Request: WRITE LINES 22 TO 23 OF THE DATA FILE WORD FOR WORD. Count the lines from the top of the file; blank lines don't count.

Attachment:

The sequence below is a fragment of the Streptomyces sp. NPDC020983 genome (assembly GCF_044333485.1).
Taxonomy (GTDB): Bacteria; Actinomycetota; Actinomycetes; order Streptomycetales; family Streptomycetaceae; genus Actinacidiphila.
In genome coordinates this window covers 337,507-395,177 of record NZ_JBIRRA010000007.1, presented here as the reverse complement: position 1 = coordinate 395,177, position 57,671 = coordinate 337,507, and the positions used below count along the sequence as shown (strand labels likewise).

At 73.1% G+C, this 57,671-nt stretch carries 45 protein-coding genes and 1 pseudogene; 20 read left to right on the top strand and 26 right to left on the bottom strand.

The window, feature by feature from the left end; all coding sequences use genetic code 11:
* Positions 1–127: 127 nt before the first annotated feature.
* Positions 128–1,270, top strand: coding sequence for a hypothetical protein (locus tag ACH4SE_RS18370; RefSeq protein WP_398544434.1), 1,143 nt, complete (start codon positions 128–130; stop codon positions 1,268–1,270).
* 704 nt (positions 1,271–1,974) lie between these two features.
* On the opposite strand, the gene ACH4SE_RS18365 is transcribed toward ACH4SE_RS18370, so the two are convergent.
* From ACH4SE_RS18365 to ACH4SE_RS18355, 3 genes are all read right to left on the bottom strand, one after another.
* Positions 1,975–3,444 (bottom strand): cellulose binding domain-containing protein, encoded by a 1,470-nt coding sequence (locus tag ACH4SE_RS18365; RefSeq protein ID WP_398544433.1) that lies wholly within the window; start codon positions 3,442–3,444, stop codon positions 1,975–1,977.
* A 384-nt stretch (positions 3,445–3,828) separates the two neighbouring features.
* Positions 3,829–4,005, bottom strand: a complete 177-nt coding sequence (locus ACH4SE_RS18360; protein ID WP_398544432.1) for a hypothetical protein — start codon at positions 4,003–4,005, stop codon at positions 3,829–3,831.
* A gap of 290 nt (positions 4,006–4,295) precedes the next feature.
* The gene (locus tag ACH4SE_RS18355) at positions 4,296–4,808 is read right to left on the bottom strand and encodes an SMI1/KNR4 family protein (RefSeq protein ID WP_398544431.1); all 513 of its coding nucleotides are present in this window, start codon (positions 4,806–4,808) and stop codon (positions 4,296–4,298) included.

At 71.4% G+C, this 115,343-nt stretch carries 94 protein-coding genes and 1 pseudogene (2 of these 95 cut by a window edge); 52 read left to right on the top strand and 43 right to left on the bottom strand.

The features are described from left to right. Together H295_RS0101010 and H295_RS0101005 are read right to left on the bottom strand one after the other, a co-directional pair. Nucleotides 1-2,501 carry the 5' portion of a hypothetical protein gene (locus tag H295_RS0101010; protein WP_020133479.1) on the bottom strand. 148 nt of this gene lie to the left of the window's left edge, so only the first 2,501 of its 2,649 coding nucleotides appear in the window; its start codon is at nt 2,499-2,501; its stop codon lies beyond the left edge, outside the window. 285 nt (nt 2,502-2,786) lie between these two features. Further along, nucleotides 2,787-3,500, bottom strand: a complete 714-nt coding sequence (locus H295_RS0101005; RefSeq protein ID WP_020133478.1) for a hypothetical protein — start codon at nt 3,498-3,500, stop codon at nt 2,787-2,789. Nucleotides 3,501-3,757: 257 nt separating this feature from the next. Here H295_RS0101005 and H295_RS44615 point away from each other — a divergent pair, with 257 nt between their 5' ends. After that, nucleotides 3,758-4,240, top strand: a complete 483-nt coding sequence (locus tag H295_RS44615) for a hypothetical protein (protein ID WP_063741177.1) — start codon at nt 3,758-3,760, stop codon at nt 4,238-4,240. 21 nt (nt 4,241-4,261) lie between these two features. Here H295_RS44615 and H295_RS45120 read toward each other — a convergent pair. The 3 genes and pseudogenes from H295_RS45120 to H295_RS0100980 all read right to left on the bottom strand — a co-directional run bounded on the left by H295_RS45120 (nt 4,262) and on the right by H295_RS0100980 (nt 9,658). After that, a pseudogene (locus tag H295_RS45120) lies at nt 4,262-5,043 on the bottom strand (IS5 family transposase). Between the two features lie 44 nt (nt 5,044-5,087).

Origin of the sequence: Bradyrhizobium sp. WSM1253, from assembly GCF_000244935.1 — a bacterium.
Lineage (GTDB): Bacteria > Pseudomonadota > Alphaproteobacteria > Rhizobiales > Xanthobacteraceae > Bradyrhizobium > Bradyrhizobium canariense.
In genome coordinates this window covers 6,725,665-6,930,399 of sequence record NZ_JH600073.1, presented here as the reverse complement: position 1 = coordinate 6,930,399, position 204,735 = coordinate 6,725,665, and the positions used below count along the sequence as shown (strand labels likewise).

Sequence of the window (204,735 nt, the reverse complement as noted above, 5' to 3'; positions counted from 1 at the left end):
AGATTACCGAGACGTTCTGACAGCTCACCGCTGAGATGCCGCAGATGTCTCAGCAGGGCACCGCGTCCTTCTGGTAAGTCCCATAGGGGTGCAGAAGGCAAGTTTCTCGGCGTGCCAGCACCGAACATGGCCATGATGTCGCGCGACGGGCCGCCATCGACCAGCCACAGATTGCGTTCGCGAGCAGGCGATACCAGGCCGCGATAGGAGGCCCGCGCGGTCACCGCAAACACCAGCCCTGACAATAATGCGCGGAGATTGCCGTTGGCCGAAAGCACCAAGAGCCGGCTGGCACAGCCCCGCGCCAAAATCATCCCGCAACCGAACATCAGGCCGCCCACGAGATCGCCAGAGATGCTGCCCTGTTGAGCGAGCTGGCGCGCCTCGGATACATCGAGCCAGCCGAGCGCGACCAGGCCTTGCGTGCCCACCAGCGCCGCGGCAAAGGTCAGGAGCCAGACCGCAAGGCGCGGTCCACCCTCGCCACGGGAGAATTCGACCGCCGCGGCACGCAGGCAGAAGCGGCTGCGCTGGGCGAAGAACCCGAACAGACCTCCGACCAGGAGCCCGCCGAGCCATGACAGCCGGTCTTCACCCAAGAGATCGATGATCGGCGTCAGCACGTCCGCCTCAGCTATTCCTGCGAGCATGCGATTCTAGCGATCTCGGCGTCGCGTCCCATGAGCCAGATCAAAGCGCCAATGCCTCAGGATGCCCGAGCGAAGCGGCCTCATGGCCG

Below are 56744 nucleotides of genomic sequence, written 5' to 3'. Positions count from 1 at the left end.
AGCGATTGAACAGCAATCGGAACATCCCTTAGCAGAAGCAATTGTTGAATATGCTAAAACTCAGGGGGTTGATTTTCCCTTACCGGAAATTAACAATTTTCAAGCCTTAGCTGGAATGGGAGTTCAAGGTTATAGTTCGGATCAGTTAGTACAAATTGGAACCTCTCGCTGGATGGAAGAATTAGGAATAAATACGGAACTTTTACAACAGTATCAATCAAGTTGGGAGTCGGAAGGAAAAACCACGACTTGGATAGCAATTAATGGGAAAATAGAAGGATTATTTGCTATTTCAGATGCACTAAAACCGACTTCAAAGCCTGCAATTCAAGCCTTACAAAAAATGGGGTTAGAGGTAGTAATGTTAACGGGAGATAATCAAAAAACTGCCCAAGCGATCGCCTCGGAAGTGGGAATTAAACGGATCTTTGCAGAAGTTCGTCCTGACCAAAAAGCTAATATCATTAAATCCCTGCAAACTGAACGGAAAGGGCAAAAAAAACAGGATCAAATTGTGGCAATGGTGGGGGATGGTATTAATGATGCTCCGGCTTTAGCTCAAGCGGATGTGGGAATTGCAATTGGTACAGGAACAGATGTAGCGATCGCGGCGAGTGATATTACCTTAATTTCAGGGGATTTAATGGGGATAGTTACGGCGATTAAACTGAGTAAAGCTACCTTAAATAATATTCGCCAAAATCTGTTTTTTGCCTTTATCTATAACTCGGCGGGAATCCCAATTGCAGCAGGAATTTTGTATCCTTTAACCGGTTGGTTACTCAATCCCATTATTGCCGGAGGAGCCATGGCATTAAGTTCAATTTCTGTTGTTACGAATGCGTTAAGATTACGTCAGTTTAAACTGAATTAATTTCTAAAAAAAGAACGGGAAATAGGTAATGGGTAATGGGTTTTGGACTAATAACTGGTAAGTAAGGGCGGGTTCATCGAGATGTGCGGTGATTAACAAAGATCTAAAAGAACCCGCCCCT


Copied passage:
AGATTACCGAGACGTTCTGACAGCTCACCGCTGAGATGCCGCAGATGTCTCAGCAGGGCACCGCGTCCTTCTGGTAAGTCCCATAGGGGTGCAGAAGGCAAGTTTCTCGGCGTGCCAGCACCGAACATGGCCATGATGTCGCGCGACGGGCCGCCATCGACCAGCCACAGATTGCGTTCGCGAGCAGGCGATACCAGGCCGCGATAGGAGGCCCGCGCGGTCACCGCAAACACCAGCCCTGACAATAATGCGCGGAGATTGCCGTTGGCCGAAAGCACCAAGAGCCGGCTGGCACAGCCCCGCGCCAAAATCATCCCGCAACCGAACATCAGGCCGCCCACGAGATCGCCAGAGATGCTGCCCTGTTGAGCGAGCTGGCGCGCCTCGGATACATCGAGCCAGCCGAGCGCGACCAGGCCTTGCGTGCCCACCAGCGCCGCGGCAAAGGTCAGGAGCCAGACCGCAAGGCGCGGTCCACCCTCGCCACGGGAGAATTCGACCGCCGCGGCACGCAGGCAGAAGCGGCTGCGCTGGGCGAAGAACCCGAACAGACCTCCGACCAGGAGCCCGCCGAGCCATGACAGCCGGTCTTCACCCAAGAGATCGATGATCGGCGTCAGCACGTCCGCCTCAGCTATTCCTGCGAGCATGCGATTCTAGCGATCTCGGCGTCGCGTCCCATGAGCCAGATCAAAGCGCCAATGCCTCAGGATGCCCGAGCGAAGCGGCCTCATGGCCG

Below are 56744 nucleotides of genomic sequence, written 5' to 3'. Positions count from 1 at the left end.